Another fan favorite, Hakone is a town that offers verdant green landscapes. Those who want to view the beautiful Japanese countryside can just hop on Japan’s Hakone Tozan Railway to access tourist attractions like hot springs and traditional inns.
Additionally, the train passes through the forest, where you’ll get to see the orange hues of autumn or the whites of winter. You can also wait for June or July to spot the blooming hydrangeas that surround the railway tracks.
You’ll have to hop on a plane to get to this hidden gem in the Japanese countryside, but the trouble is worth it. Ishigaki has tons of snorkeling and diving spots where you can marvel at colorful coral reefs.
You can also kayak to explore the rivers of Ishigaki. Apart from the fun activities, Japan’s southernmost island also offers scrumptious foods, like champuru or vegetable stir-fry, as well as a shaved ice dessert called kakigori. For a more hands-on experience, head over to the Marutaka Farm to take a farm-to-table cooking class. You even get to eat what you cook up!
4. Kawaguchiko, Yamanashi
Kawaguchiko Lake is a must-visit place if you want to get a spectacular view of Mount Fuji. With direct transport from Tokyo, it is one of the easiest and most popular to visit especially in Autumn and Spring. Top sights in Kawaguchi-ko include Fuji Moss Phlox Festival, Fuji-Q Highland Theme park, and Kachi kachi Ropeway. You can’t miss the famous food Houto Fudou.
Ready to explore the rural side of Japan? Book your tickets with Booking.com. Check out their getaway deals to save money.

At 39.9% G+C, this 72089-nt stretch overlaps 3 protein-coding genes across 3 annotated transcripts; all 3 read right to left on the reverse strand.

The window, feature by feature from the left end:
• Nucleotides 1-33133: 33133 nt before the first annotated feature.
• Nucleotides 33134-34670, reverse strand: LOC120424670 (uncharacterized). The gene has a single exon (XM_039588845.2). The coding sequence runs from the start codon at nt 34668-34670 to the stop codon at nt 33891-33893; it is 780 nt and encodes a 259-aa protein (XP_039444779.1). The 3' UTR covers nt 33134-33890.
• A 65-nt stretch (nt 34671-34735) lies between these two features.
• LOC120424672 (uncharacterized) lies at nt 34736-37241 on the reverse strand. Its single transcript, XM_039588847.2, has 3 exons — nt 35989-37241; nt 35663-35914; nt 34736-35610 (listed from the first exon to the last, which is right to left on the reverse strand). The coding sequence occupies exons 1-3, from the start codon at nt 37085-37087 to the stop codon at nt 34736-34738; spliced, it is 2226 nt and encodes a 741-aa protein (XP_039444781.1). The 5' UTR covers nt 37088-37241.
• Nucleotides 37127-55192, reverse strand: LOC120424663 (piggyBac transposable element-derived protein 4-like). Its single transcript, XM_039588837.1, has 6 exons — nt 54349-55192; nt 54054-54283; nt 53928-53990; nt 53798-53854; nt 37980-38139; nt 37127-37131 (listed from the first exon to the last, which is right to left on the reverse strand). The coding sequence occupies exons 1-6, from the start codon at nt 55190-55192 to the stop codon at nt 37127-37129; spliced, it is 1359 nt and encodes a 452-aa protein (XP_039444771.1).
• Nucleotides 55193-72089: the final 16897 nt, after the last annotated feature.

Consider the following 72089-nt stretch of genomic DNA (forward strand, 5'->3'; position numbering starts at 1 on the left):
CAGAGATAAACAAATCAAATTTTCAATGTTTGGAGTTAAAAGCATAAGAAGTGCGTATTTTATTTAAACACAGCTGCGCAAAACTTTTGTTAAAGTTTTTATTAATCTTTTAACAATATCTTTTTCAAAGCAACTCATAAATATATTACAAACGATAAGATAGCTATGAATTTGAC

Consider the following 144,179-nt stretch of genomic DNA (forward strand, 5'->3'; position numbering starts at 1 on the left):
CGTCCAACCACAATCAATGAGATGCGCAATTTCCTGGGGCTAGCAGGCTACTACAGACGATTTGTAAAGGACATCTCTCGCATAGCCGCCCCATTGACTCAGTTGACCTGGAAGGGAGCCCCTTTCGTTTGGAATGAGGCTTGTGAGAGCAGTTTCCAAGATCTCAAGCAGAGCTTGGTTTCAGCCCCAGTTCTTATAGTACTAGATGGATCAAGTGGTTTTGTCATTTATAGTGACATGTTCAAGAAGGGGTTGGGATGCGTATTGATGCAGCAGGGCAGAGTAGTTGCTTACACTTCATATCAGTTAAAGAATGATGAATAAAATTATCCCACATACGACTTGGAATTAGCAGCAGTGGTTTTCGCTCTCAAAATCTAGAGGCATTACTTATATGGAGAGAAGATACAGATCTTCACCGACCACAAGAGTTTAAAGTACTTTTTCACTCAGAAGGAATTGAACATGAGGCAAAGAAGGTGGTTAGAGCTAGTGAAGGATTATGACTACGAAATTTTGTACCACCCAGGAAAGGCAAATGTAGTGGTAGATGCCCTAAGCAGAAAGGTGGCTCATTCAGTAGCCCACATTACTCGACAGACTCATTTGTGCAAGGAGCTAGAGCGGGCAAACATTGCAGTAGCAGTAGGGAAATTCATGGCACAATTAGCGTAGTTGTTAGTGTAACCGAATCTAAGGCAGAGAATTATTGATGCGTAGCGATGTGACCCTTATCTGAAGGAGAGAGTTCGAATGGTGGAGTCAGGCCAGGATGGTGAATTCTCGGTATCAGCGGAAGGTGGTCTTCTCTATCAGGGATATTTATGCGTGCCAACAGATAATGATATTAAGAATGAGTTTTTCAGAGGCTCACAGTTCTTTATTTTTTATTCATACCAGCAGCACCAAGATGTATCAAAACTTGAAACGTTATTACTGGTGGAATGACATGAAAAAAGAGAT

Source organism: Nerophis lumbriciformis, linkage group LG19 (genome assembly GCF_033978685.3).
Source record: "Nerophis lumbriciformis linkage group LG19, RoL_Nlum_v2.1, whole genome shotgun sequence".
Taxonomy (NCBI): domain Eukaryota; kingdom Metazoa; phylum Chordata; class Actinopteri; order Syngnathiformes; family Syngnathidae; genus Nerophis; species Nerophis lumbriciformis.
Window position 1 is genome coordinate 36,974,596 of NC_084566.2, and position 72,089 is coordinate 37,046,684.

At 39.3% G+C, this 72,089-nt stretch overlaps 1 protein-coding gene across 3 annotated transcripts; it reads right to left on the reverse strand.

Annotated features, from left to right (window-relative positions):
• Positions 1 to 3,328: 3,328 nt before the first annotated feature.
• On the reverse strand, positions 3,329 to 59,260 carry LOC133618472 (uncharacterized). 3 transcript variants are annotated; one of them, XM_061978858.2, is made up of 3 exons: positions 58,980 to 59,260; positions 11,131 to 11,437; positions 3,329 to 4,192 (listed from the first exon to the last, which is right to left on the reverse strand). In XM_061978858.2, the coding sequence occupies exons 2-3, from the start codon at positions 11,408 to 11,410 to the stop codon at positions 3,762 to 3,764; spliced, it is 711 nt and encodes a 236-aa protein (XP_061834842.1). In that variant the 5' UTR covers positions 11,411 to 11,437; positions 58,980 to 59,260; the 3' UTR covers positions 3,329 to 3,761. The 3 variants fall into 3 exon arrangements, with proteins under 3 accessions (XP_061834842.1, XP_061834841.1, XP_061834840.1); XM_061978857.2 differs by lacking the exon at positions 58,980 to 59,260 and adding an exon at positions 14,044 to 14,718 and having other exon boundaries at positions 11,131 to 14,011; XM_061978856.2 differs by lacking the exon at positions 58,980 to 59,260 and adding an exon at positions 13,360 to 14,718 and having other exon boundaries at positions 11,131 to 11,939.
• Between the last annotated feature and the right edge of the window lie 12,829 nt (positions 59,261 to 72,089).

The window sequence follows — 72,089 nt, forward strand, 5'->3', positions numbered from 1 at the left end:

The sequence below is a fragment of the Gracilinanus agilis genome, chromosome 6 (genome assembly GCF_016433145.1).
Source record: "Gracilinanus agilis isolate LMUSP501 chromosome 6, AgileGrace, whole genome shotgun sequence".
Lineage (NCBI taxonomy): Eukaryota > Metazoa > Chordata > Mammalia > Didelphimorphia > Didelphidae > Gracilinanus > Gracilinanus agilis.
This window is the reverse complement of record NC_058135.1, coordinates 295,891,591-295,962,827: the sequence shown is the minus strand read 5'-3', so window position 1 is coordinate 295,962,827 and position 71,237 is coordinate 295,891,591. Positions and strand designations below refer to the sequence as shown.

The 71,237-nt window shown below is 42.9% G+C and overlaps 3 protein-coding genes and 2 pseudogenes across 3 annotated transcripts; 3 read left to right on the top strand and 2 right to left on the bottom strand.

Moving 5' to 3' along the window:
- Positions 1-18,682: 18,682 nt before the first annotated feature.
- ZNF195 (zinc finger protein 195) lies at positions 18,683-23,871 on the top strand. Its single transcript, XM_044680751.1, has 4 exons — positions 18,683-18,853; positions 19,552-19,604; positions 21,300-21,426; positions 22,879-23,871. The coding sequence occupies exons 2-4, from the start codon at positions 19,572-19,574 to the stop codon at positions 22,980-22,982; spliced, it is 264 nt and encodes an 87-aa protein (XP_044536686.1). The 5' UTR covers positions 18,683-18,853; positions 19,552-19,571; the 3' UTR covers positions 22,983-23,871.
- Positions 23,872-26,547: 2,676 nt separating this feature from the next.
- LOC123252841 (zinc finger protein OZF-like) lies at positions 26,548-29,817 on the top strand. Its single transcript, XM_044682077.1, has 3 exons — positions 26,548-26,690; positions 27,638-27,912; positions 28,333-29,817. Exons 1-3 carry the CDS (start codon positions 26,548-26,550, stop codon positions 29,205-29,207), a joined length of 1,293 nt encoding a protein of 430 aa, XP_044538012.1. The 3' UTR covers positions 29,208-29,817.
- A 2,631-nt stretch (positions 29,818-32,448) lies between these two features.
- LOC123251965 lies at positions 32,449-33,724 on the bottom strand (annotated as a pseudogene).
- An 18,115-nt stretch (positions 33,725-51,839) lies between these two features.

5. Takayama, Gifu
Takayama is located in the mountains of Gifu prefecture. It offers preserved old towns, hot springs, and wooded buildings. If you want to add a rural element to your itinerary, you should visit Takayama. It has gained popularity because it retains the traditional touch of its towns. The place got historic wooden buildings and let’s not forget the Takayama festivals.
Pin for Later
Would you travel to the rural side of Japan?
The Japanese countryside is filled with beautiful sights and delicious foods that are mostly under the radar. It has so much to offer to visitors. Hopefully, the pandemic ends soon so we can travel again. Through this Japanese travel guide, you’ll get a glimpse of the beauty that rural Japanese towns have to offer.
Japan has so much more to offer. Explore the country, imbibe with culture and gain unique experiences and bring home some Omiyage (souvenirs) for your friends and family. If you want to come to understand more of Japanese culture, you check out cultural codes to better understand the Japanese culture.
TokyoTreat is a subscription-based service that delivers you a box full of unique and fun Japanese snacks every month. Each box contains a hand-picked collection of Japanese candies, DIY kits, traditional Dagashi snacks, and savory snacks and drinks for you to enjoy.
Have you ever been to Japan? If not, I encourage you to, at least once in your life. Here are more reasons to do visit Japan. Which of the rural places mentioned above would you visit?